Apart from the danger of market refragmentation, there is another intense debate on banks’ size. A new doctrine is taking hold: if banks are considered too big to fail, then they are too big – and should, hence, be downsized. In line with this thinking, the Swiss National Bank (SNB) was the first authority to explicitly suggest that a leverage ratio of over 20 was “not prudent and undesirable in good times”. Undoubtedly, the excessive leverage of some institutions aggravated the crisis. That said, I feel that the focus of the discussion on banks’ size has shifted away from what the issue actually involves: it is not size as such that is the problem but the interconnectedness of banks. Neither Lehman Brothers nor Hypo Real Estate were big, but their interconnectedness with the rest of the financial system turned their respective failures into a problem.
So what we need to look for are not limits to the size of banks but mechanisms to reduce interconnectedness. To be fair, this approach, rather than a cap on leverage, is indeed what the SNB suggests as the superior solution: large banks should hold capital and liquidity buffers that account for the systemic risk they pose and, most importantly, market structures and the organisational structure of large banks must be changed so as to enable an orderly winding-down that does not cause a systemic crisis.
These structures must not result in banks having a pre-determined breaking point along national lines. Rather, the key issue here is to design market infrastructures in a way that allows them to be insulated from the failure of any single participant, especially that of systemically important institutions. System designs that rely on central counterparties are one example. It may also be useful to make business lines such as payment systems bankruptcy-remote, so that their insolvency would not affect the groups of which they are part. This does not mean that they must be run as public utilities, but rather that they must be organised so as to prevent negative spillover from unrelated market segments into the vital infrastructure of the financial system.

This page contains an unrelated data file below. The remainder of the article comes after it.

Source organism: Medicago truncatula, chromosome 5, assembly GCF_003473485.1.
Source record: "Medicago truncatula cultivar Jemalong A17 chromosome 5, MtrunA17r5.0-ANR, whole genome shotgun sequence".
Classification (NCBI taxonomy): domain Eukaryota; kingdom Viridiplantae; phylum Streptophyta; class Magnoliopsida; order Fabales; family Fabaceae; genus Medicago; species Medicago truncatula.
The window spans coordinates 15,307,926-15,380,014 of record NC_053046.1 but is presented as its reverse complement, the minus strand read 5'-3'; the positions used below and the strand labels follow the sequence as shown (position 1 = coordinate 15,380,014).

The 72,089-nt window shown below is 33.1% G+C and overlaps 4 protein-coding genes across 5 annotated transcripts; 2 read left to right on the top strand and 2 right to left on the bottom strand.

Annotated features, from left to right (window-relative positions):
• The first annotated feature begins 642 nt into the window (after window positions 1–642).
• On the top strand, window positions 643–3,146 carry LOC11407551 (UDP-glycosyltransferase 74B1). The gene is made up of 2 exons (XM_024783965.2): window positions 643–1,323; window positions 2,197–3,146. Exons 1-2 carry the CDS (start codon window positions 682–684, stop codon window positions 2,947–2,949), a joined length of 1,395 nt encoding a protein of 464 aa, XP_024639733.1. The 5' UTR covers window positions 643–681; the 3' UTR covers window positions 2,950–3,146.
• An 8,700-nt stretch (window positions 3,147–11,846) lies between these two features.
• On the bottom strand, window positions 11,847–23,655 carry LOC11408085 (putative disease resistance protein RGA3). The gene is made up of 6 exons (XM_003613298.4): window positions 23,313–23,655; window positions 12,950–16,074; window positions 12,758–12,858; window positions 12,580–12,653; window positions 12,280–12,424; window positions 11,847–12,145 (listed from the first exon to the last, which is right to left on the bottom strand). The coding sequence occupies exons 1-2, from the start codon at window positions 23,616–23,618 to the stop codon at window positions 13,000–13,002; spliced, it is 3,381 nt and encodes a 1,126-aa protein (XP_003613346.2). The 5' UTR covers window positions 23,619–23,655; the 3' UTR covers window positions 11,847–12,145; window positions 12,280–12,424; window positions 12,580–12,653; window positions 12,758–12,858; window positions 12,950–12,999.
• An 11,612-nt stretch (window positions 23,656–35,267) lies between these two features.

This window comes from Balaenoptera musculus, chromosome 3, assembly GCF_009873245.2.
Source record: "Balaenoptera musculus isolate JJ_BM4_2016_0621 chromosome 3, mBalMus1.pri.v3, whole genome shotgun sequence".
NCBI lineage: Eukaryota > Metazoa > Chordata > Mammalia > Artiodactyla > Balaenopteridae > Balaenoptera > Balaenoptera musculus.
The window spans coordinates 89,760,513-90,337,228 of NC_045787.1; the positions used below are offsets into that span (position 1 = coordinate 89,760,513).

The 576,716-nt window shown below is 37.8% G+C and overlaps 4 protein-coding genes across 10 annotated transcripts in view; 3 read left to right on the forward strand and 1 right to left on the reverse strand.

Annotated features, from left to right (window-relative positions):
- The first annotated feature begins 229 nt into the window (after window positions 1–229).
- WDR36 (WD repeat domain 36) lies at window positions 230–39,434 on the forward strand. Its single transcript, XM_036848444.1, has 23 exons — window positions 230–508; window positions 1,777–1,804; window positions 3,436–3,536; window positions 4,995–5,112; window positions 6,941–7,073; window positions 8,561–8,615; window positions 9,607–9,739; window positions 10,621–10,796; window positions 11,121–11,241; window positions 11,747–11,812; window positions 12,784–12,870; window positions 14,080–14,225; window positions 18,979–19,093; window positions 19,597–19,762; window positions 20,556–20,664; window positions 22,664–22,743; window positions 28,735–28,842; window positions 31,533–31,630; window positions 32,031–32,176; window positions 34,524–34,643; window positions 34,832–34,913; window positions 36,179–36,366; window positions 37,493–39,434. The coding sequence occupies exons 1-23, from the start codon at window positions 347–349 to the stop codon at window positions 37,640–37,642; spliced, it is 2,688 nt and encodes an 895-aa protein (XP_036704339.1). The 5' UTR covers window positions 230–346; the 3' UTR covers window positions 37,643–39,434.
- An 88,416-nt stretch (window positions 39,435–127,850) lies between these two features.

It has been reassuring to see that the response to the crisis has been an unprecedented effort, both among officials and in the financial industry, to forge a global consensus on the measures needed to make the financial system more resilient. We have, thus far, wisely avoided the temptation to resort to national answers. This attitude reflects the conviction that market integration, if pursued in an adequate regulatory framework, is beneficial to our economies. As evidenced in the period prior to the outbreak of the crisis, market integration can harness the world’s financial resources to fight poverty and raise growth rates, while it also allows for a quicker transfer of financial expertise as well as for asset and risk diversification.
It is equally important to recall that large banks are useful to the economy and business. They finance and hedge risk for companies that are active globally. They have the capacity to finance, arrange and handle the complexity of large deals. Moreover, large banks can better afford the increasingly expensive investments in information technology, risk management and market infrastructure that are also conducive to enhancing financial stability. As we move forward in our quest to make the global financial system less prone to crises, we would be well advised to bear this in mind.
The writer is chief executive of Deutsche Bank and chairman of the Institute of International Finance